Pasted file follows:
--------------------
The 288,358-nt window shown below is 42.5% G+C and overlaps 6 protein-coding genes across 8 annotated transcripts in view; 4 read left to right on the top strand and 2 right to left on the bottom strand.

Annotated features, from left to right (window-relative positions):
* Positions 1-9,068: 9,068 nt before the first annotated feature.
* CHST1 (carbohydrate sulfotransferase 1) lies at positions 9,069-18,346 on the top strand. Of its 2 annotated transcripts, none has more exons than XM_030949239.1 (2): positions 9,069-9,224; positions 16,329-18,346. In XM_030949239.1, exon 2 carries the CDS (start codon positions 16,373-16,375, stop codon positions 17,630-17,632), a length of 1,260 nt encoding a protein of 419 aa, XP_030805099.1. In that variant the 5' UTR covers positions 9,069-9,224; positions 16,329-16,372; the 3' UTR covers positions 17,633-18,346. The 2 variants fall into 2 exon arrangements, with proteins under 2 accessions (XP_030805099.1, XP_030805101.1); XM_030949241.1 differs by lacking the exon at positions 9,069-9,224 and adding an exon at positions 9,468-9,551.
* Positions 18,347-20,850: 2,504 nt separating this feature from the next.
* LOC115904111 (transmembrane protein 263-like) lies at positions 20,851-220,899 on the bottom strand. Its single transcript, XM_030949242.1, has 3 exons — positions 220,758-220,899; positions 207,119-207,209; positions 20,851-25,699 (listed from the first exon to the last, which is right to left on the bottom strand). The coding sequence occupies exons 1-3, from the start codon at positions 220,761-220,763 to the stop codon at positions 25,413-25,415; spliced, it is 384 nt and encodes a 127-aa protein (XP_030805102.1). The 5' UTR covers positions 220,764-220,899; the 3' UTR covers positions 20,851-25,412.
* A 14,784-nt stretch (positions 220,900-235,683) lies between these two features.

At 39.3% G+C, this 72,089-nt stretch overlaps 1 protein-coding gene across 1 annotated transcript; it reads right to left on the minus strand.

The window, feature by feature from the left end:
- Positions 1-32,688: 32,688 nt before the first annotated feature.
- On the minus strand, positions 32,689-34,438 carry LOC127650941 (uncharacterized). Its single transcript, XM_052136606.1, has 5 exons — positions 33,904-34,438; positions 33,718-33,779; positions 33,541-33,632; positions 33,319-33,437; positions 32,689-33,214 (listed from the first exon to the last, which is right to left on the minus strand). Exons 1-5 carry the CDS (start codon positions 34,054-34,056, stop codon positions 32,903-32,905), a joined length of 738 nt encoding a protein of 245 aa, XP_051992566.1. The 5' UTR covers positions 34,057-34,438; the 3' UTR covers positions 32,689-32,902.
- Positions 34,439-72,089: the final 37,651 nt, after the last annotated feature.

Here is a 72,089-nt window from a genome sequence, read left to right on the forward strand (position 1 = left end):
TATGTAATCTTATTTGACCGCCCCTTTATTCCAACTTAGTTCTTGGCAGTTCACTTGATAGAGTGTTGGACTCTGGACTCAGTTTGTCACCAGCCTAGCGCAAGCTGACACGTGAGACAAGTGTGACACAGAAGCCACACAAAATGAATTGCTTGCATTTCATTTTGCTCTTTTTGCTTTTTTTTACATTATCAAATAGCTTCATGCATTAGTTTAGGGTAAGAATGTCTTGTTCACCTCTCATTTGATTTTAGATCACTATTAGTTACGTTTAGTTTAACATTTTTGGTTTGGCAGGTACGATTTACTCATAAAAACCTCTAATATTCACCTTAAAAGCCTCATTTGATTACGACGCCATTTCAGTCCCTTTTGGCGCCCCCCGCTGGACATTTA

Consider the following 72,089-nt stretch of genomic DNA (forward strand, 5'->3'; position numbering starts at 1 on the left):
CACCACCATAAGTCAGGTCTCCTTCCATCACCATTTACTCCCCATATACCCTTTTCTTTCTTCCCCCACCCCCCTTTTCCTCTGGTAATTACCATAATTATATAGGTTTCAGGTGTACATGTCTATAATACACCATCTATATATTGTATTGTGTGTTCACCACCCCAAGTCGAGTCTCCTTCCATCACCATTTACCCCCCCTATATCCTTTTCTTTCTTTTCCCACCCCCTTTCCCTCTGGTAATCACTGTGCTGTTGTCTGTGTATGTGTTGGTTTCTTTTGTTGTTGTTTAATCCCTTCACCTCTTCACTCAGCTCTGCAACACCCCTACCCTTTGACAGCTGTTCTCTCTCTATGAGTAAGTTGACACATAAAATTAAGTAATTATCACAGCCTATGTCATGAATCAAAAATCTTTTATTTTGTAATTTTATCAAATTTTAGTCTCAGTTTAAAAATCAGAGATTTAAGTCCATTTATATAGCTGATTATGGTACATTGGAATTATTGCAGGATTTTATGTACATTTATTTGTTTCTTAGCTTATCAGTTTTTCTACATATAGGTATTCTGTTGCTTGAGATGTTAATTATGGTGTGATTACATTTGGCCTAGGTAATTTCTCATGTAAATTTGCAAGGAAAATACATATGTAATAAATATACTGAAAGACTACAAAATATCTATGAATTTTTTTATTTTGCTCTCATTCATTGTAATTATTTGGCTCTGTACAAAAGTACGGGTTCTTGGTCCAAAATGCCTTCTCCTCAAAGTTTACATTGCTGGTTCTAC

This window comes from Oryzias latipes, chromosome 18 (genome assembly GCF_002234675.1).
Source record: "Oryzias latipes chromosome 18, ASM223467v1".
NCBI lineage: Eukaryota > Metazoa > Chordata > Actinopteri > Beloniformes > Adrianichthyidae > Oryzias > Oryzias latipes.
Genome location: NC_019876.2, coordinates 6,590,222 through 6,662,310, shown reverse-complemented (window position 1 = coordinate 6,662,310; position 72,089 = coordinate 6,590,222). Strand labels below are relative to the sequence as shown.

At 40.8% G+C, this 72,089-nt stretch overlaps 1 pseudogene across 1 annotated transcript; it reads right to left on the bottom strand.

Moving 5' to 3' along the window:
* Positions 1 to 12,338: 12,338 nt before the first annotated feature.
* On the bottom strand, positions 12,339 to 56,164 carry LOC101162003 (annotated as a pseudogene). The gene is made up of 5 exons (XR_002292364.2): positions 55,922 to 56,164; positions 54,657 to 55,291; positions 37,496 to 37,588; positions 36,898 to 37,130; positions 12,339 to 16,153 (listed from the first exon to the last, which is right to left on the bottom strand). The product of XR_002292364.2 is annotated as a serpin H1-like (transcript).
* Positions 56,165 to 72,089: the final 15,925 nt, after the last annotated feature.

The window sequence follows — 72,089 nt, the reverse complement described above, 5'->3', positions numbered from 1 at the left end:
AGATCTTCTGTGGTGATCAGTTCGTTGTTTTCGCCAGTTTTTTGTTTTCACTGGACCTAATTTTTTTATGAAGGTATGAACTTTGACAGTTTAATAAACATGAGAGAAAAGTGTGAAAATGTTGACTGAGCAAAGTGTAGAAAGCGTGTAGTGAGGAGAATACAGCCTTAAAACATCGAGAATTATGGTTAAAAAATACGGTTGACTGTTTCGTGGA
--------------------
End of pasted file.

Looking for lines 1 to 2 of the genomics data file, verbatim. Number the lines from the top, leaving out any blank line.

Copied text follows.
The 288,358-nt window shown below is 42.5% G+C and overlaps 6 protein-coding genes across 8 annotated transcripts in view; 4 read left to right on the top strand and 2 right to left on the bottom strand.

Annotated features, from left to right (window-relative positions):